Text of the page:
Marc started on his regenerative farming journey when he started supplying Grassroots Farming two years ago. He had already started experimenting with different types of grass varieties to improve the farm’s soil health and overcome climate change, with the farm’s south-facing soils prone to burning off during the summer.
Trefnant Hall Farm boasts breathtaking views of the Welshpool Valley and has been home to Marc Jones since his father took on the tenancy of the farm from Lord Powis in the eighties.
Native-bred cattle live outside year-round and graze species-rich pastures buzzing with insects and wildlife.
Marc has been experimenting with 10 species including indigenous grasses such as timothy, cocksfoot, and tall fescues, to find the perfect combination to thrive on the farm’s tough terrain and survive dry summers and harsh winters with land climbing to 1,200ft above sea level.
“In our hedges, Birdsfoot trefoil and cocksfoot are in abundance naturally, so we have been putting these in the mixes because they are here for a reason.”
This is already delivering an abundance of wildlife. At the last bird count, 50 birds were spotted – including Red Legged Partridge, Greenfinch, Peregrine falcon, and Red Kites. Furthermore, the farm is now a habitat for hares and dung beetles, the latter of which contributes to improved soil health.
This rapid progression from monoculture grasses has helped build soil carbon stocks by 9.45 tonnes per hectare in the past two years alone, independent audits have shown.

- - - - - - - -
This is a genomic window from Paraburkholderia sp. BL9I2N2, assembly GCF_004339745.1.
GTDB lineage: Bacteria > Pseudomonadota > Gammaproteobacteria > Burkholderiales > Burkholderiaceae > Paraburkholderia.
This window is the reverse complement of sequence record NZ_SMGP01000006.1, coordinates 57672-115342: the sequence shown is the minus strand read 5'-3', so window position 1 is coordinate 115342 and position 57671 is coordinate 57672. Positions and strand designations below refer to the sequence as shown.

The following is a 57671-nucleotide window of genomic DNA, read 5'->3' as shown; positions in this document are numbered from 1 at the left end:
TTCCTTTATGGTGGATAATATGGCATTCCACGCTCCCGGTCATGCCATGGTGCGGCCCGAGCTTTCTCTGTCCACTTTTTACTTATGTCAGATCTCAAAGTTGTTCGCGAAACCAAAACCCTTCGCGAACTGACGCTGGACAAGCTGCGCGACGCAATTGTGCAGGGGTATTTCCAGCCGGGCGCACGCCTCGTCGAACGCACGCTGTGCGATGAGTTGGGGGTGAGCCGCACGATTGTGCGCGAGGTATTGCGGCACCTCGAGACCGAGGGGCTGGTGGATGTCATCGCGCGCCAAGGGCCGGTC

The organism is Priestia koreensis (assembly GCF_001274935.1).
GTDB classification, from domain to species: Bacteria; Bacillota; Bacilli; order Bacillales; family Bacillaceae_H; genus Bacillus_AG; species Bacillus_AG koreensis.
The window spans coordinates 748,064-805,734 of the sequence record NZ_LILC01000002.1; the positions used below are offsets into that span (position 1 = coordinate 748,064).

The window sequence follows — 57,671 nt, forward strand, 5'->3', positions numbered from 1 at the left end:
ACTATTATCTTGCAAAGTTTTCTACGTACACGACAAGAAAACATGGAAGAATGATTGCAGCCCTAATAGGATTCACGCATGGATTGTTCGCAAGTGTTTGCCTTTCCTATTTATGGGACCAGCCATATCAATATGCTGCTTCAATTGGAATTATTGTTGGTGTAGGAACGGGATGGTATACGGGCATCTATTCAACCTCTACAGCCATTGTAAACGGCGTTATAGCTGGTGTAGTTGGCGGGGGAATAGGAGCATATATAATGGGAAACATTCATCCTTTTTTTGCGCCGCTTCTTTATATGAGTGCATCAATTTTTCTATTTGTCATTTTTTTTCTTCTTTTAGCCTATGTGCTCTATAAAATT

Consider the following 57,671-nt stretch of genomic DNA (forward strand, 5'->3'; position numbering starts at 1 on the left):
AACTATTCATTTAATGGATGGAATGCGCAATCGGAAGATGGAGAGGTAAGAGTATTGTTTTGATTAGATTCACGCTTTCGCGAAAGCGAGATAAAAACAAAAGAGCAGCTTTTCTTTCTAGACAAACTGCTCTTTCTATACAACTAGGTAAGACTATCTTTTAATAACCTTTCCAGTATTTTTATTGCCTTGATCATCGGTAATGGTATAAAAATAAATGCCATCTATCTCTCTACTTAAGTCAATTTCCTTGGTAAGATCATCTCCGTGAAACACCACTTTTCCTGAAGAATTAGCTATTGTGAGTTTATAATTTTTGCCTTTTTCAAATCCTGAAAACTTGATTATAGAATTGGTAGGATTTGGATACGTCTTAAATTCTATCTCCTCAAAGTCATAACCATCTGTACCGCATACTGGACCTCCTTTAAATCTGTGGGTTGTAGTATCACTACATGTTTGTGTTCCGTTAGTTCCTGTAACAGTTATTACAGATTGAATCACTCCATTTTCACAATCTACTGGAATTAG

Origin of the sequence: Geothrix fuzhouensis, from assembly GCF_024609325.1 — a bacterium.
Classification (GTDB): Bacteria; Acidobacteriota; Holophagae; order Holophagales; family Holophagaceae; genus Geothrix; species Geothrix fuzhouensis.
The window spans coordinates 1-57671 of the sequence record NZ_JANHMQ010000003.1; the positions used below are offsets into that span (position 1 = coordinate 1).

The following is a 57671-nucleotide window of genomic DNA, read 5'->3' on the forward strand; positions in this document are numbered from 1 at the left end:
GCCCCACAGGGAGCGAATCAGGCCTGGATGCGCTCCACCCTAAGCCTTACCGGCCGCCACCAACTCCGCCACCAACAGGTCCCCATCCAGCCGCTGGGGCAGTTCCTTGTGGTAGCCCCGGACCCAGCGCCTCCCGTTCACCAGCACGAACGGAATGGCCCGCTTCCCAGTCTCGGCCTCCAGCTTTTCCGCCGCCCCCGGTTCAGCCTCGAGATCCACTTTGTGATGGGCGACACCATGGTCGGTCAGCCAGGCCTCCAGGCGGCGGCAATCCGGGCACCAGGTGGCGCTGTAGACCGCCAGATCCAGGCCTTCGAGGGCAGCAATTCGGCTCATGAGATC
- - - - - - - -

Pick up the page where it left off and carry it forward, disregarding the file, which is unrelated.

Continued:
Native breeds of Longhorn and Aberdeen Angus-sired cattle from dairy farms are purchased as weanlings in January. Calves are acclimatised onto a forage-based diet before being turned out to grass.
“We are constantly challenging what we are doing to improve. This year have sown half of the field in fodder beet and left the other half in grass to provide a lie-back area for stock and limit nutrient run-off,” says Marc. He has reduced chemical inputs and the aim is to cut these out altogether in the next six years.
Cattle are finished at grass during their second summer aged 24 months. Healthier soils have led to healthier animals. In turn, this is helping Marc to lower his wormer use to just one dose with animals monitored regularly by taking dung samples.
Being part of a sustainable supply chain, where farmers are paid a premium price and given guaranteed returns three months in advance, is helping to improve profitability.
“The premium we receive is allowing us to improve our resilience against weather extremes by reducing our stocking rate and lowering our inputs.”
The transition has also improved system simplicity which is allowing Marc to spend more family time with his wife, Anna, and their two children, Gethin, 10 and, Oli, 6.